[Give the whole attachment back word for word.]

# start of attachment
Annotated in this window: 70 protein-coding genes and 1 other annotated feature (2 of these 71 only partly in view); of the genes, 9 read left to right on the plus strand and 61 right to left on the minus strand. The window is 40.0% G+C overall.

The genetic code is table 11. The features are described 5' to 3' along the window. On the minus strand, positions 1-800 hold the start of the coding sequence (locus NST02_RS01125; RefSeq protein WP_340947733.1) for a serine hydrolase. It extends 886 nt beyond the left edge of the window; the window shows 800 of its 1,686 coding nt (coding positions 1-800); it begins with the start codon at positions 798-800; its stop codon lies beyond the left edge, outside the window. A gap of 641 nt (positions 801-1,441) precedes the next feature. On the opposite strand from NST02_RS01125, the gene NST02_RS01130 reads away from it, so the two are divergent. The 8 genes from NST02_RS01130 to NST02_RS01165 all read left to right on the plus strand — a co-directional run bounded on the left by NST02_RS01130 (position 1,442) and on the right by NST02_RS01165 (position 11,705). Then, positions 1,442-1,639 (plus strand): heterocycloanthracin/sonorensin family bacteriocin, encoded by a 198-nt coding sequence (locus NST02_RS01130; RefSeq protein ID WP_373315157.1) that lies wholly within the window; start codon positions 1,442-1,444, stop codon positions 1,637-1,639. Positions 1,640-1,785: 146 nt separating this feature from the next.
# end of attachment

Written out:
Annotated in this window: 70 protein-coding genes and 1 other annotated feature (2 of these 71 only partly in view); of the genes, 9 read left to right on the plus strand and 61 right to left on the minus strand. The window is 40.0% G+C overall.

The genetic code is table 11. The features are described 5' to 3' along the window. On the minus strand, positions 1-800 hold the start of the coding sequence (locus NST02_RS01125; RefSeq protein WP_340947733.1) for a serine hydrolase. It extends 886 nt beyond the left edge of the window; the window shows 800 of its 1,686 coding nt (coding positions 1-800); it begins with the start codon at positions 798-800; its stop codon lies beyond the left edge, outside the window. A gap of 641 nt (positions 801-1,441) precedes the next feature. On the opposite strand from NST02_RS01125, the gene NST02_RS01130 reads away from it, so the two are divergent. The 8 genes from NST02_RS01130 to NST02_RS01165 all read left to right on the plus strand — a co-directional run bounded on the left by NST02_RS01130 (position 1,442) and on the right by NST02_RS01165 (position 11,705). Then, positions 1,442-1,639 (plus strand): heterocycloanthracin/sonorensin family bacteriocin, encoded by a 198-nt coding sequence (locus NST02_RS01130; RefSeq protein ID WP_373315157.1) that lies wholly within the window; start codon positions 1,442-1,444, stop codon positions 1,637-1,639. Positions 1,640-1,785: 146 nt separating this feature from the next.